The Roman-era community baths are the original precursors to the thermal fountains in Baden and Ennetbaden. In Baden, the St Verena pools were described as public baths by Poggio Bracciolini in 1416, and they remained in use until the 19th century. There were two other baths in the main square at Ennetbaden, where passing customers and the poorest and most needy bathers, men and women alike, would all bathe together in the open air. When the baths closed in the 19th century, it meant not only that the bathers’ semi-nude bodies disappeared from the urban landscape: these free bathing facilities disappeared too. It was only in 1964, when architect Otto Glaus’s modern pool was opened, that it became possible to soak yourself in public thermal baths again — but you had to pay to use them. In fact, the last 150 years, with no access to free public baths, are an anomaly in these municipalities’ 2000 years of history.
Following the closure of Otto Glaus’s thermal pool in 2012, various cultural stakeholders in Baden came together to found the Association Bagni Popolari. They wanted to make the hot spring water accessible to the public again, via open bathing facilities.
Aim of the intervention
Public bathing, in the water from the two hot springs, is now possible once again. Opening up access to this water is a response to the need to give nature’s gift back to the people, so everybody can freely enjoy it. This bathing complex has thus been revitalised in a unique way, and it takes up the baton of two millennia of history.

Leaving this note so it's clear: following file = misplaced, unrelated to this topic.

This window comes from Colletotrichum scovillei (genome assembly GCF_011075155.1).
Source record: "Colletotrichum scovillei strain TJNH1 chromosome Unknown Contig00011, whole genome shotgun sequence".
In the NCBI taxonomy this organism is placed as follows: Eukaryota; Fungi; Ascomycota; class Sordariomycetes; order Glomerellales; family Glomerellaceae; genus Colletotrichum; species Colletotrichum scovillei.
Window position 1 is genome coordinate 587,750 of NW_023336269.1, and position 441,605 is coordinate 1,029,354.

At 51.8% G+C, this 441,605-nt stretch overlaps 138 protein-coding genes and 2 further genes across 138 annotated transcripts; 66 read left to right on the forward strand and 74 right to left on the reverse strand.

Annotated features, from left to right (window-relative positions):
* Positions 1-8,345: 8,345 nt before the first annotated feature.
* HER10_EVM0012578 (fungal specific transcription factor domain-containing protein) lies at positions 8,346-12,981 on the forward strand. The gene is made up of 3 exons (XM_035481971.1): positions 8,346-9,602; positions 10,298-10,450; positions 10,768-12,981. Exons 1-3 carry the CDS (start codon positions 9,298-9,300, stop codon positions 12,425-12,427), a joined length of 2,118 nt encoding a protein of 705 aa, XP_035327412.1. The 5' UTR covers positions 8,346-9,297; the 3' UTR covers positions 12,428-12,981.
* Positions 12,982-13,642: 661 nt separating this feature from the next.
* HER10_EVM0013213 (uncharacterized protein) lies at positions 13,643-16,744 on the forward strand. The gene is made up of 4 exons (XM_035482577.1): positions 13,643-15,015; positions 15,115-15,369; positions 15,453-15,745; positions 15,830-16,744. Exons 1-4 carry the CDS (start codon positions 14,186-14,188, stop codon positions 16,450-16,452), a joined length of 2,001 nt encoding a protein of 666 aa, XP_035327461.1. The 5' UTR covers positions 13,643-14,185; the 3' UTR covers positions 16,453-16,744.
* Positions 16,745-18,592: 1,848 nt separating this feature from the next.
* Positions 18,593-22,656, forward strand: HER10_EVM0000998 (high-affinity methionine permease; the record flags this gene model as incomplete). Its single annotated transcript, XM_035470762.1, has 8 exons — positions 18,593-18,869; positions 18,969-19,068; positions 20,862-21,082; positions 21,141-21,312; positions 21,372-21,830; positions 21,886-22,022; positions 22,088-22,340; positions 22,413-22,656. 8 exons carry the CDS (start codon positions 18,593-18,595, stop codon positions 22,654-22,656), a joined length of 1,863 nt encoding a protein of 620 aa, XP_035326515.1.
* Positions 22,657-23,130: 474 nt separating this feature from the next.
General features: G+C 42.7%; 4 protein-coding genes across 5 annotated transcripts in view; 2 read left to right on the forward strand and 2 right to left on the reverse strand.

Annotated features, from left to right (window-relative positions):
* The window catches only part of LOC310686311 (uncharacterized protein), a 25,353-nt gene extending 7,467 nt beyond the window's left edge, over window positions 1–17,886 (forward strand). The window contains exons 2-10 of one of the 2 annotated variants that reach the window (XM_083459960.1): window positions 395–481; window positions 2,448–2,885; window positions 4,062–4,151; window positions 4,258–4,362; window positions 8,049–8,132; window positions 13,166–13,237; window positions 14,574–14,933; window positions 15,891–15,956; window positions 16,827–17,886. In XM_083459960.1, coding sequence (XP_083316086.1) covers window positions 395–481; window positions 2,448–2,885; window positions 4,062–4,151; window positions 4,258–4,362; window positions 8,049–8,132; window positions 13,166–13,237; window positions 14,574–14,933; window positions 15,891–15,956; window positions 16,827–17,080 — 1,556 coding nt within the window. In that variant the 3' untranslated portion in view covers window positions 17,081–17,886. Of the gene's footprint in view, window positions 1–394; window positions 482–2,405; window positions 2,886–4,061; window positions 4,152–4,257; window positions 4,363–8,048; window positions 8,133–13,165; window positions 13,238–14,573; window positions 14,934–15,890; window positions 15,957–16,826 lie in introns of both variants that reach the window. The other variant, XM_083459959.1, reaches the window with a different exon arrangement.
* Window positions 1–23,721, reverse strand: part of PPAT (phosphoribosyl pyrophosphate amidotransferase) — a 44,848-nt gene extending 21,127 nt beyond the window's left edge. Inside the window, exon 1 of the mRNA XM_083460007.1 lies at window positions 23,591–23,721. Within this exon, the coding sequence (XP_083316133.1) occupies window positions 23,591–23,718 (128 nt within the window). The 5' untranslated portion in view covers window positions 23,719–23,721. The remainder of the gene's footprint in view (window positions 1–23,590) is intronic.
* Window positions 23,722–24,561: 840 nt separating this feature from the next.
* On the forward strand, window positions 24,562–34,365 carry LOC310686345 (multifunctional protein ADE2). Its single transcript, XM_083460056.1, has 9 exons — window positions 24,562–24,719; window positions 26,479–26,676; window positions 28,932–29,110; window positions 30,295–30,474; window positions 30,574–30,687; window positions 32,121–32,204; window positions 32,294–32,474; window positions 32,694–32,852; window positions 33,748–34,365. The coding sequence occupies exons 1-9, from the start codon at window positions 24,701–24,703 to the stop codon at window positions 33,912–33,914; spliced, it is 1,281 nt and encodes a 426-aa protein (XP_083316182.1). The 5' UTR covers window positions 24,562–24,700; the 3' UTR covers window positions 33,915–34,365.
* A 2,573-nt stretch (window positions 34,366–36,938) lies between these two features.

The intervention was carried out by creating two new areas for thermal bathing, open and free, in Baden and Ennetbaden. They are located opposite each other, on the two banks of the river Limmat. Their hot water comes from the Limmat and Schwanen springs, which have a constant flow that does not require any pumping. Both of these new bathing spaces are arranged into three pools: a small one, where the water is 40-42°C and 60 cm deep; a larger one, at 37-39°C and 40 cm deep; and another at 34-36°C and a depth of 20 cm. The size of the pools correlates to the amount of thermal water available, and they are nearly a quarter of the size of the ancient St Verena baths.
The reintroduction of thermal baths in the public infrastructure of Baden and Ennetbaden revives an ancient tradition of community bathing, whereby the use of the public space is linked to collective wellbeing. This intervention shows how water is a key element for restoring health and bringing people together, in a city where access to this natural resource had previously been cut off.
[Last update: 15/11/2022]